Many Republicans are trying to persuade themselves to support Donald Trump. They start by admitting a problem they have with him: “I’m embarrassed that Trump attacked a Gold Star family … ” or “Yes, he’s confused about the nuclear triad…” And then they come to this conclusion: “But we have to support him because of the Supreme Court.”
As conservative law professors, we share the concern that a Hillary Clinton victory would halt decades of efforts to restore an originalist interpretation of the Constitution. Since Justice Antonin Scalia’s death in February, the court has been divided between four very liberal justices and four conservatives (some more than others). Central constitutional concerns, including religious freedom, voting rights, property rights, the death penalty and gun control are up for grabs, possibly turning on the views of the next new justice.
Trump himself has been gloating over the leverage the situation sets up. “They have no choice,” he said on the stump in Virginia not long ago. “Even if you can’t stand Donald Trump, you think Donald Trump is the worst, you’re going to vote for me. You know why? Justices of the Supreme Court.”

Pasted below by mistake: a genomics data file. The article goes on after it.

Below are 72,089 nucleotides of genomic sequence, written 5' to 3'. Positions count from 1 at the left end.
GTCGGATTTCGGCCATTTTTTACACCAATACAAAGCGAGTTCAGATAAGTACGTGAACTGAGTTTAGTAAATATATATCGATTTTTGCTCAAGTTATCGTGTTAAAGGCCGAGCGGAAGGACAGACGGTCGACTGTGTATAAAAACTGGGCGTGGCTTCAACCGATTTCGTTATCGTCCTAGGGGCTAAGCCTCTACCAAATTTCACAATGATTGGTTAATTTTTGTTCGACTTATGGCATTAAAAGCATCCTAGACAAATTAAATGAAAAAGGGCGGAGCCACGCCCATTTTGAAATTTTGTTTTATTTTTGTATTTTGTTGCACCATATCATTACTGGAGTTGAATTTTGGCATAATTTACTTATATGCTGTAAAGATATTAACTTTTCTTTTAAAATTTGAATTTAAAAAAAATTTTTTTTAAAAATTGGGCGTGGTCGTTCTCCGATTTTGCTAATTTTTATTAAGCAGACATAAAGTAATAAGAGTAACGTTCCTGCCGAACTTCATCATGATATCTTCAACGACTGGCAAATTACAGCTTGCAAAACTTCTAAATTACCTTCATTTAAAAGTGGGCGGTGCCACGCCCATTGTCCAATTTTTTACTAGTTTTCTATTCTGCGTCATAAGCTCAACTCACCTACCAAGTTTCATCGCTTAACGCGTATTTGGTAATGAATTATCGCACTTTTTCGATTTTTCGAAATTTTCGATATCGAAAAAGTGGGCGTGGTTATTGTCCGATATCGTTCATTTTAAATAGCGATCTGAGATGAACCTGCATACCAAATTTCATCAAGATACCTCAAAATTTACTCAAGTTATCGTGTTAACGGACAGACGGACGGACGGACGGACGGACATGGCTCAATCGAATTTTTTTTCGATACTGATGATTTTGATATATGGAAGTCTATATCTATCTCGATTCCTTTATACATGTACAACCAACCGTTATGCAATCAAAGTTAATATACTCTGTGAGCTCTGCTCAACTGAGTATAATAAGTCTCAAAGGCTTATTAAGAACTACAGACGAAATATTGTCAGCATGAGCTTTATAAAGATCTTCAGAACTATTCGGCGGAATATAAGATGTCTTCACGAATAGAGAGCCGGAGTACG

But the Supreme Court is not enough. Our nation confronts a revanchist Russia; a bellicose, expansionist China; terrorism in Europe; and civil war in the Middle East — in short, a world reeling at the edge of chaos. The president’s first responsibilities are to maintain national security, advance our national interests in foreign affairs and provide direction for the military. As Alexander Hamilton observed, the framers of the Constitution vested the executive power in one person, the president, to ensure that the United States could conduct its foreign relations with “decision, activity, secrecy, and dispatch.”
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